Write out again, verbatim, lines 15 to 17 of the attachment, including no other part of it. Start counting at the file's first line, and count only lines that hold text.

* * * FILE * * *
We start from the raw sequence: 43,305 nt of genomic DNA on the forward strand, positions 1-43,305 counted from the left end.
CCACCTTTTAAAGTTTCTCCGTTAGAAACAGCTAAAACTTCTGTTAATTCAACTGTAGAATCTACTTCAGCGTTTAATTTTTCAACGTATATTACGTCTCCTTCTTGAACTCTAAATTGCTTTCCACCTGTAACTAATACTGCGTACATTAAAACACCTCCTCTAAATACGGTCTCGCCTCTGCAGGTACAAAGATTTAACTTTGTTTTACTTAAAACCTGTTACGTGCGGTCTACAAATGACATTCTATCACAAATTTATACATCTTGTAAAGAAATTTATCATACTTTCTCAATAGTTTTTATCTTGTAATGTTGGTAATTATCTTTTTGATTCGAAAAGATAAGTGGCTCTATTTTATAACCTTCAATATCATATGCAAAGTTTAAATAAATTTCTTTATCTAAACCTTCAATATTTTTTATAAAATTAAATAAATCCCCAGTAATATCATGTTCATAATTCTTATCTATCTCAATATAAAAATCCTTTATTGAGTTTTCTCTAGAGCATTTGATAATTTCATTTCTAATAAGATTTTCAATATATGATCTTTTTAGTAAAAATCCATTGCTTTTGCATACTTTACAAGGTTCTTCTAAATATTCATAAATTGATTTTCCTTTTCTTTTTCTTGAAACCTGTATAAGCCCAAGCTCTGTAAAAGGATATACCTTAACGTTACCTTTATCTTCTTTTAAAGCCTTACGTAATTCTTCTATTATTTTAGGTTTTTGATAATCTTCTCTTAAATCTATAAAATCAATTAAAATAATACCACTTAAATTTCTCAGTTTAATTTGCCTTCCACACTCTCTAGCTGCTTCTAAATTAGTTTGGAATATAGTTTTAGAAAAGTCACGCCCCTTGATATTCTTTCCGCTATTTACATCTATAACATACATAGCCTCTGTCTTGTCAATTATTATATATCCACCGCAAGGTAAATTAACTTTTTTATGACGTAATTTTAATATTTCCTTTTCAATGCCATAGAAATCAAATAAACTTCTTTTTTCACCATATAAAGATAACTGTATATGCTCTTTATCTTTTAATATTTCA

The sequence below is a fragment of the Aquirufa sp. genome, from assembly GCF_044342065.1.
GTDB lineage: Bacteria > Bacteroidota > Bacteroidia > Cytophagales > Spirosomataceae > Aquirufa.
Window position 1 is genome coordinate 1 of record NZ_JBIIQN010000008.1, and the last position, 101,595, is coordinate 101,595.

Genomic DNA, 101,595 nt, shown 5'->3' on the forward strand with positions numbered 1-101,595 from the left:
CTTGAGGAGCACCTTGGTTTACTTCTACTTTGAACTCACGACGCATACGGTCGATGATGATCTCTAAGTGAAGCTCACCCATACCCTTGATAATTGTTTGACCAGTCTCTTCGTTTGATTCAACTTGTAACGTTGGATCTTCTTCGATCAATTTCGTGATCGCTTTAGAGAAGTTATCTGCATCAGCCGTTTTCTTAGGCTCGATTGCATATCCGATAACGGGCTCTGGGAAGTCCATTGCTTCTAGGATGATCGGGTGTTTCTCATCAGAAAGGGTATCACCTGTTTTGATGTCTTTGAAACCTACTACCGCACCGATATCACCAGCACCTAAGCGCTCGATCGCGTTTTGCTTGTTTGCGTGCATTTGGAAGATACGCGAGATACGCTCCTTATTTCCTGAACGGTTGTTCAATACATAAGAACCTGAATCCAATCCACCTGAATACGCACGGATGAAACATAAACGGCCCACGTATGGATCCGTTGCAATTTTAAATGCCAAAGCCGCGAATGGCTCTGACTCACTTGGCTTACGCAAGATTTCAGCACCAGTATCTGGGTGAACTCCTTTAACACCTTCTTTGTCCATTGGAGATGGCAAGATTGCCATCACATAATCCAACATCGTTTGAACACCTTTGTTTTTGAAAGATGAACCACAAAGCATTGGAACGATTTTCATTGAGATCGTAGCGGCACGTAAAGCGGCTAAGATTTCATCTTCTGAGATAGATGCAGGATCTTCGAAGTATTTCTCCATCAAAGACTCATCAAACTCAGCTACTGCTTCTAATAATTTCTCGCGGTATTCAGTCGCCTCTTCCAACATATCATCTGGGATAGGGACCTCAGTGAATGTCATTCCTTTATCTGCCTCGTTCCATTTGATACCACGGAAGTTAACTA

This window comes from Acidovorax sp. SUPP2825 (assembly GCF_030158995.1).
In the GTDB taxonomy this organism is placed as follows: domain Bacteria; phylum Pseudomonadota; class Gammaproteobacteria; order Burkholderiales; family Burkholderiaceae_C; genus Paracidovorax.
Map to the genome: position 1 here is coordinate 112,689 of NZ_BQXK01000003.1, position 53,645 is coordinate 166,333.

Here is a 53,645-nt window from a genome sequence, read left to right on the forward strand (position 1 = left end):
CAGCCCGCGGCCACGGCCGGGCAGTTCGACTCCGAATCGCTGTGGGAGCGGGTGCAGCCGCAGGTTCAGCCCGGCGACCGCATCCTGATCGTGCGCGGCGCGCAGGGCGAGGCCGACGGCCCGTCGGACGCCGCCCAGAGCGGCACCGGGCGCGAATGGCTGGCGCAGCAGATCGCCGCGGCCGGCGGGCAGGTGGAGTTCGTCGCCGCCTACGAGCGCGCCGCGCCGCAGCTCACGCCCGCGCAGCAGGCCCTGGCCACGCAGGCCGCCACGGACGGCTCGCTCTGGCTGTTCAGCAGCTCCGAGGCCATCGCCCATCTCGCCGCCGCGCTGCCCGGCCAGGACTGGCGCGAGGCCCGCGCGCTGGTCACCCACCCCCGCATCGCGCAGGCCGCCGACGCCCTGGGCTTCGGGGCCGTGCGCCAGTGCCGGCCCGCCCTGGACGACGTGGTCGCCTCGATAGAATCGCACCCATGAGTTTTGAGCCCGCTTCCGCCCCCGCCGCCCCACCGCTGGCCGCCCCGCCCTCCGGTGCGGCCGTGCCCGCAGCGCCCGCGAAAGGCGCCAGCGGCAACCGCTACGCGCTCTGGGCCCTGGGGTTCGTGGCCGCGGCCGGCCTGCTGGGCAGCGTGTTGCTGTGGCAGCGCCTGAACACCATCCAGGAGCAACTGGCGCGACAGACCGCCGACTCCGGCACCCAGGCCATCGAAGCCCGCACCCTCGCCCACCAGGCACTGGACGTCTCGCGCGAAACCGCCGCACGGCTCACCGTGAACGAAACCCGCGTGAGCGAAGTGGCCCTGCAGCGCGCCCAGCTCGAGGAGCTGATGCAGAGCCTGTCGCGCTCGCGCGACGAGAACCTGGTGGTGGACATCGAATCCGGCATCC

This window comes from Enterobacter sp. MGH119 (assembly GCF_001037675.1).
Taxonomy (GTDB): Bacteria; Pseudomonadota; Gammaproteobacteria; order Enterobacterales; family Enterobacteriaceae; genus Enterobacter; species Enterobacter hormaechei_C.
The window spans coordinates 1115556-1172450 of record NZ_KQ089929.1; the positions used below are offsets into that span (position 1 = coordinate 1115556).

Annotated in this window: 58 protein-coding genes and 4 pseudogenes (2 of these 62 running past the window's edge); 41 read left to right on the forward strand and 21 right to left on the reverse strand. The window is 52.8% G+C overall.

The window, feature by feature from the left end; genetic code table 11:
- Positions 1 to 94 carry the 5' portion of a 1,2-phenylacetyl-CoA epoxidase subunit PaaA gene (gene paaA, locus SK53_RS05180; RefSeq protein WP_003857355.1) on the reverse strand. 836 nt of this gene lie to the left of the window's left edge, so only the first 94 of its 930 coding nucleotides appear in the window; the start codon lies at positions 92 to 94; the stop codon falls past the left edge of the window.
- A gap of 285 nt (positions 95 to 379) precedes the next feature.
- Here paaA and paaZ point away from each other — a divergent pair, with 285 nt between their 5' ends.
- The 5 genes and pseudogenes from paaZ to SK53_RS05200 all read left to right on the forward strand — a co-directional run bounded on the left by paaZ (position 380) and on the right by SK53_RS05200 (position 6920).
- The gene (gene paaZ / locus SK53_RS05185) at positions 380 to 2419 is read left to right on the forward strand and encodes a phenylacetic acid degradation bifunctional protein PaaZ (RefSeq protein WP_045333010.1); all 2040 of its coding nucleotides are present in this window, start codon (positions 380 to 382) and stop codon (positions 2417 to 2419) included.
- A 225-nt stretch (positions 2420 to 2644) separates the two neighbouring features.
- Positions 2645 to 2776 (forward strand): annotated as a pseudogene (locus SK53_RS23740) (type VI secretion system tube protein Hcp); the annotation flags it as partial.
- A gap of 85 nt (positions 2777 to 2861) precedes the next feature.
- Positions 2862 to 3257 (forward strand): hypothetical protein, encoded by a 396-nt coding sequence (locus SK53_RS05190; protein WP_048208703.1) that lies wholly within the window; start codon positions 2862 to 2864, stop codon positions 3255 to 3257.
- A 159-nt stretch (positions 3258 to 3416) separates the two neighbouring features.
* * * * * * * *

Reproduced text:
The window spans coordinates 1115556-1172450 of record NZ_KQ089929.1; the positions used below are offsets into that span (position 1 = coordinate 1115556).

Annotated in this window: 58 protein-coding genes and 4 pseudogenes (2 of these 62 running past the window's edge); 41 read left to right on the forward strand and 21 right to left on the reverse strand. The window is 52.8% G+C overall.

The window, feature by feature from the left end; genetic code table 11: